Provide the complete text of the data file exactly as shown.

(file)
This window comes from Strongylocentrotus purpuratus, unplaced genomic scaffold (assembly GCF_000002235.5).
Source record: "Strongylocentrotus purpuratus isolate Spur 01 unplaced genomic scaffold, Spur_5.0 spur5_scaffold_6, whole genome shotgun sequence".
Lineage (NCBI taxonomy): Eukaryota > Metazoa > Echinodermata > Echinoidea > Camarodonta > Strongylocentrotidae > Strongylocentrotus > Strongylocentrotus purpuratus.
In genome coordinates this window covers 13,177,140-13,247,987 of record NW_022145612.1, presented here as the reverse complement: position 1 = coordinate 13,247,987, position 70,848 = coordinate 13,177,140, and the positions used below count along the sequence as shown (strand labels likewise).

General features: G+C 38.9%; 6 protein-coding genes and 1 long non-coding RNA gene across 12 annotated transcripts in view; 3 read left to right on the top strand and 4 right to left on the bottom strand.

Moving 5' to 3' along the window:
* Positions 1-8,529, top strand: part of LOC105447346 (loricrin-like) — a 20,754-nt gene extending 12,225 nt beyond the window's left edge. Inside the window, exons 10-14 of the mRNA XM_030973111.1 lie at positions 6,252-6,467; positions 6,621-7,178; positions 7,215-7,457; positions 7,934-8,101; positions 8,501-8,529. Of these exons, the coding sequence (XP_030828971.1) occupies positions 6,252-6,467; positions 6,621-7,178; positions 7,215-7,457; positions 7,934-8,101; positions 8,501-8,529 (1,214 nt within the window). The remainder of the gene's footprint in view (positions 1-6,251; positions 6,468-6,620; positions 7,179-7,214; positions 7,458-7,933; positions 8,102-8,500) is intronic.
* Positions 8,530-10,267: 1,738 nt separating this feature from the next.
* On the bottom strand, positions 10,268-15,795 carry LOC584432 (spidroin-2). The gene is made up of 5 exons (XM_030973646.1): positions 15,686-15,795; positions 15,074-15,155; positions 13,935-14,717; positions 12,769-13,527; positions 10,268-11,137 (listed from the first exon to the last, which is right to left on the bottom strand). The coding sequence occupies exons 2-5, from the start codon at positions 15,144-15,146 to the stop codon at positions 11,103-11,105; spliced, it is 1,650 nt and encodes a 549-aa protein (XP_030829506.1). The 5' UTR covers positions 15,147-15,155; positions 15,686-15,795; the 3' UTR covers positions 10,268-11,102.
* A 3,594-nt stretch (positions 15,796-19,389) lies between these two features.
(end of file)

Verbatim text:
This window comes from Strongylocentrotus purpuratus, unplaced genomic scaffold (assembly GCF_000002235.5).
Source record: "Strongylocentrotus purpuratus isolate Spur 01 unplaced genomic scaffold, Spur_5.0 spur5_scaffold_6, whole genome shotgun sequence".
Lineage (NCBI taxonomy): Eukaryota > Metazoa > Echinodermata > Echinoidea > Camarodonta > Strongylocentrotidae > Strongylocentrotus > Strongylocentrotus purpuratus.
In genome coordinates this window covers 13,177,140-13,247,987 of record NW_022145612.1, presented here as the reverse complement: position 1 = coordinate 13,247,987, position 70,848 = coordinate 13,177,140, and the positions used below count along the sequence as shown (strand labels likewise).

General features: G+C 38.9%; 6 protein-coding genes and 1 long non-coding RNA gene across 12 annotated transcripts in view; 3 read left to right on the top strand and 4 right to left on the bottom strand.

Moving 5' to 3' along the window:
* Positions 1-8,529, top strand: part of LOC105447346 (loricrin-like) — a 20,754-nt gene extending 12,225 nt beyond the window's left edge. Inside the window, exons 10-14 of the mRNA XM_030973111.1 lie at positions 6,252-6,467; positions 6,621-7,178; positions 7,215-7,457; positions 7,934-8,101; positions 8,501-8,529. Of these exons, the coding sequence (XP_030828971.1) occupies positions 6,252-6,467; positions 6,621-7,178; positions 7,215-7,457; positions 7,934-8,101; positions 8,501-8,529 (1,214 nt within the window). The remainder of the gene's footprint in view (positions 1-6,251; positions 6,468-6,620; positions 7,179-7,214; positions 7,458-7,933; positions 8,102-8,500) is intronic.
* Positions 8,530-10,267: 1,738 nt separating this feature from the next.
* On the bottom strand, positions 10,268-15,795 carry LOC584432 (spidroin-2). The gene is made up of 5 exons (XM_030973646.1): positions 15,686-15,795; positions 15,074-15,155; positions 13,935-14,717; positions 12,769-13,527; positions 10,268-11,137 (listed from the first exon to the last, which is right to left on the bottom strand). The coding sequence occupies exons 2-5, from the start codon at positions 15,144-15,146 to the stop codon at positions 11,103-11,105; spliced, it is 1,650 nt and encodes a 549-aa protein (XP_030829506.1). The 5' UTR covers positions 15,147-15,155; positions 15,686-15,795; the 3' UTR covers positions 10,268-11,102.
* A 3,594-nt stretch (positions 15,796-19,389) lies between these two features.